In Manning’s 10 years as a full-season starter, he’s finished as a QB1 six times, coming in 13th twice and 14th once – missing 12th by an average of 12.87 points or 0.8 FPPG. Manning has averaged 3,871 passing yards, 25 touchdowns, 18 interceptions and 271.3 FP over his 10 full seasons. Those numbers jump to 4,189/27/19/289.7 since 2009. They’re even better (4,263/29/17/306.3) if you eliminate his abysmal 2013 campaign, and yes, I know everything counts, but most everyone has an off year at some point. Heck, Eli is the only
quarterback player to start every regular season game for the past decade! That counts for something too.
Let’s look back over those last six seasons though. During that span, only 14 quarterbacks have topped 275 FP at least three times. (I used 275 since it’s a nice looking number just a tad under Manning’s six-year average of 289.7.) That number is split nearly in half (eight) if you take those who have done it five times. Sure, Andrew Luck and Russell Wilson don’t have the years yet, but the “five” speaks to consistency. The “fives” include Aaron Rodgers, Drew Brees, Tom Brady, Peyton Manning, Matt Ryan, Tony Romo, Philip Rivers and Eli. That’s right, Manning is one of eight quarterbacks to provide those numbers at an extreme level of consistency. Even if we include Luck and Wilson, Manning is now one of 10. I’ll still take that every day of the week and twice on Sunday (that would be killer for my Fantasy team). The numbers and elite company prove that Eli Manning is a QB1.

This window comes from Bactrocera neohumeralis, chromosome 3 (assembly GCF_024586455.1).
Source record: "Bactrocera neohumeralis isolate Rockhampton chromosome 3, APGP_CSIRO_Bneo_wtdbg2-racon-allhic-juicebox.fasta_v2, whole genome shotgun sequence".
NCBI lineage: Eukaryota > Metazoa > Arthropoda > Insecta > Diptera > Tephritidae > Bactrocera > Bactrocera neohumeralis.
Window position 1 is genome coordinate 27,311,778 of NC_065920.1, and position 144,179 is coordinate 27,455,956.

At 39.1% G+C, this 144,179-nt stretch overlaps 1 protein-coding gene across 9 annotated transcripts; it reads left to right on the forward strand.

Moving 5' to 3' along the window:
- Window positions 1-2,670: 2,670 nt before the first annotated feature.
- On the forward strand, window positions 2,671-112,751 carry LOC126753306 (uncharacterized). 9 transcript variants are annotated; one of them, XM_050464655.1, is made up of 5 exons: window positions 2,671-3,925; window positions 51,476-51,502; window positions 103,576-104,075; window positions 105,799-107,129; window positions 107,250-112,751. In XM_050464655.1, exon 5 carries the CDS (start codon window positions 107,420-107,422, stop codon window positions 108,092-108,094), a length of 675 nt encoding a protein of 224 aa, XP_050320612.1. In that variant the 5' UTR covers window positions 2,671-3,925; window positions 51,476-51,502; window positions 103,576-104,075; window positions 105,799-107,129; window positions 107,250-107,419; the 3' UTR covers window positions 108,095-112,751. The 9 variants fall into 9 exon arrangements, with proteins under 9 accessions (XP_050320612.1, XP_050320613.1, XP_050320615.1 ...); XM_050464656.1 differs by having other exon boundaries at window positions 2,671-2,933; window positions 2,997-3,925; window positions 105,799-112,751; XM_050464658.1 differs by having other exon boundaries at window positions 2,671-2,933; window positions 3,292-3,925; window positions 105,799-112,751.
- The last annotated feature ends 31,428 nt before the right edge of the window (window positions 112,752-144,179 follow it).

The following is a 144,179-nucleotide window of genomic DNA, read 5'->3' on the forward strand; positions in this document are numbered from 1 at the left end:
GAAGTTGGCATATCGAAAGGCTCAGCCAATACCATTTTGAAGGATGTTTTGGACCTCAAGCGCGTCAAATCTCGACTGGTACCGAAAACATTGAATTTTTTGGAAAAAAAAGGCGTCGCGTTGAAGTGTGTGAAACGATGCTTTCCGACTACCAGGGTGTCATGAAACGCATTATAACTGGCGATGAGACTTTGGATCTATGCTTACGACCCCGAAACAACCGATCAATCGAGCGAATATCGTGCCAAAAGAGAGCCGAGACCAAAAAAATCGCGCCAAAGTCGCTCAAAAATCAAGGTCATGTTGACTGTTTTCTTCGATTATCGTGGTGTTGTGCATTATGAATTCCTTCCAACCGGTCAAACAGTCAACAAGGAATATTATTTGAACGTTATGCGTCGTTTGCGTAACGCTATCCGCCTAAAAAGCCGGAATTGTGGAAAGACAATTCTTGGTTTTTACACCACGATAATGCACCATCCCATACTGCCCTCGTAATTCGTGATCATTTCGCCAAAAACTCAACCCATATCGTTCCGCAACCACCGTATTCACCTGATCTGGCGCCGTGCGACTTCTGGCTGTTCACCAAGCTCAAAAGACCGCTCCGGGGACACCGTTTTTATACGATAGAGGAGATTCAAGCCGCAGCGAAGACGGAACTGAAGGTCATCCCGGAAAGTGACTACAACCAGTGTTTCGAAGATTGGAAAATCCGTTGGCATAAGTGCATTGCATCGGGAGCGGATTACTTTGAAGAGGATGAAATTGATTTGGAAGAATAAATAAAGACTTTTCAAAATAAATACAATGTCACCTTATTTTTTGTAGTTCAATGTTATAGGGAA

Now let’s focus on 2014 for a minute. Manning finished 12th even though he was adjusting to a new offense under Ben McAdoo, which can be quarterback death*. He was without now superstar Odell Beckham for the first four games, had Rashad Jennings for a less-than-full 11 and had Victor Cruz for less than six. Even so, from Weeks 7-17, Manning had the fourth most passing yards (3,085), eight most touchdowns (19), a 91.6 QB rating and scored the ninth most Fantasy Points for quarterbacks (214.0).
So enough about the past stats, let’s look to the future. Simple analysis would see many project those numbers over 16 games giving you 4,936 yards, 30 TDs and 342 FPs. Sounds crazy? Look at 2011: 4,933/29/339. Not quite as backwoods bananas as you thought. But let’s make those numbers a bit more substantiated. Everyone is projecting OBJ to be a Top 10, many say Top 5 even. Let’s say Cruz is 90 percent of what he was (patella tendon tears are more difficult to return from than ACL tears). As such, he should still be a Top 40 Fantasy receiver… at least, that’s where most project Cruz as of today.
We now go back to the argument I made for Carson Palmer in the preseason, when the consensus had Larry Fitzgerald and Michael Floyd in the Top 20 for receivers. “How can you rank two receivers on the same team in the Top 20 but have its quarterback outside the Top 15, let alone Top 20?” Good point, huh? And where did Palmer rank in a FPPG basis before his injury? Only 10th.
Back to the Giants, even if OBJ only replicates his 2014 numbers, Cruz’s return is better for Eli than another year of Rueben Randle as his No. 2. At worst, the Giants have to replace Cruz, and Randle is the No. 2 again. Well, then 2014 is Manning’s floor. You simply can’t tell me that OBJ is a potential Top 5 receiver, Cruz should return WR3-ish value, Randle is a decent WR5/6 and Larry Donnell is a mid-to-high TE2, but Manning isn’t a QB1. It just doesn’t add up… and yet, Eli’s numbers do.
*Bruce Arians, when talking about Eli and McAdoo, said, “I did this with Carson Palmer last year… you are trying to re-program. I never try to judge a quarterback in a new offense until Week 8.”